The upper tattoo on his right arm means strive to be the best. The one below it means clan -- which for Camby shows love for his family. "I was one of the originators of the Chinese characters," says Camby, who broke into the NBA in 1996. "When I got it as a rookie, I don't remember a lot of people having them. [These characters] seemed like a no-brainer. I want to be the best. And I've got a lot of love for my family." But why in Chinese? "I was into a lot of Chinese flicks," he explains, "a lot of [kung fu] movies."
LARRY HUGHES Cavaliers Guard
"I didn't want words, and I didn't want something that was too big," says the 27-year-old Hughes, who got the Chinese symbol for loyalty encased in a burning basketball tattooed just above his right ankle when he was 16. Says Hughes, who signed with the Cavs last summer, "It's about loyalty to the game and loyalty to myself. [Actually], I can put anything that has to do with me in the context of that tattoo. Family, friends, basketball. I feel like I am a loyal person in whatever it may be."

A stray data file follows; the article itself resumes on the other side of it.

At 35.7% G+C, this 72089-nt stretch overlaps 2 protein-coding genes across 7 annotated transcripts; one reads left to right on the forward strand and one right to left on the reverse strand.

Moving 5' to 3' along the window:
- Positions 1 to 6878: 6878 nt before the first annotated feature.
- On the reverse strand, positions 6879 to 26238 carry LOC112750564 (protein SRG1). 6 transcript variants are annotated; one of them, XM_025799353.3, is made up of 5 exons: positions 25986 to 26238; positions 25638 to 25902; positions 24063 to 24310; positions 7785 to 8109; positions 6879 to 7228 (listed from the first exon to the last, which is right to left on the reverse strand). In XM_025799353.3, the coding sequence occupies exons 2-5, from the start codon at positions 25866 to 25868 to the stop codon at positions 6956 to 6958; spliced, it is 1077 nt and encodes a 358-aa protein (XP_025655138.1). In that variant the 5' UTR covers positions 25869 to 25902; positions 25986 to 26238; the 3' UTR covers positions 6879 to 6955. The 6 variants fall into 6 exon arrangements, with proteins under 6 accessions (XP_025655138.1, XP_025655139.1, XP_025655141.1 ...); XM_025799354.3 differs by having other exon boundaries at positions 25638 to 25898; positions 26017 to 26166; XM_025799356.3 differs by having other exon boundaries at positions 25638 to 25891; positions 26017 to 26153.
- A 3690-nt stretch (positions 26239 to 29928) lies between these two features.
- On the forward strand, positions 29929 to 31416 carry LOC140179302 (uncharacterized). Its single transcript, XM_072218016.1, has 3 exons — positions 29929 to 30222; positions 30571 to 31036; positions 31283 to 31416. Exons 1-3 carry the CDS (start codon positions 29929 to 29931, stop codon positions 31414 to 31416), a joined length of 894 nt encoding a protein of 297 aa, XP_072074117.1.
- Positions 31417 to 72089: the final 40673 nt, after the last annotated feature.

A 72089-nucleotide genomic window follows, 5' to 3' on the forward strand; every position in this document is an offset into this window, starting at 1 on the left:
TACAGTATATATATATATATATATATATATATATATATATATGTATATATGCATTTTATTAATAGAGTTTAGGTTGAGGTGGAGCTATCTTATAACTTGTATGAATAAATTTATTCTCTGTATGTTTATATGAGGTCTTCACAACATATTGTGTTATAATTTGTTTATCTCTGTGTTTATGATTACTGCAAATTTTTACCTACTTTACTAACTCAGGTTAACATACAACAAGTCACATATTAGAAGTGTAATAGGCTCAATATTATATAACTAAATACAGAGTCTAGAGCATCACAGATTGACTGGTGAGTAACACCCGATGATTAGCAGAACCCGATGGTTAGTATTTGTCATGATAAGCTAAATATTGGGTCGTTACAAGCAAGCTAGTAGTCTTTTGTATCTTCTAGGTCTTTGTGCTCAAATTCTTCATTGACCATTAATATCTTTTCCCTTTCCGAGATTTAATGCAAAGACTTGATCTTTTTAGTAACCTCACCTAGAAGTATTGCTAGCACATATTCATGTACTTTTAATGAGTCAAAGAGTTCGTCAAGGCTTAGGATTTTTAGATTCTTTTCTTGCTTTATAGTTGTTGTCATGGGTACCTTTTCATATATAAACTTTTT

JEFF MCINNIS Nets Guard
The tat on his right arm means Jeff -- the name of McInnis's five-year-old son. On the left? A state of bliss. "Me and my son are blessed. I got them two years ago," says McInnis, who was careful to make sure the symbols meant what he thought they meant. (The Bulls' Tyson Chandler says he checked with Yao Ming before getting a Chinese tattoo meaning love.) "I got the dictionary and looked mine up," says McInnis. "Some people don't know what theirs mean. They just get them because they look good."
Photographs by Garrett W. Ellwood/NBAE/Getty Images; John Biever/SI; Ron Hoskins/NBAE/Getty Images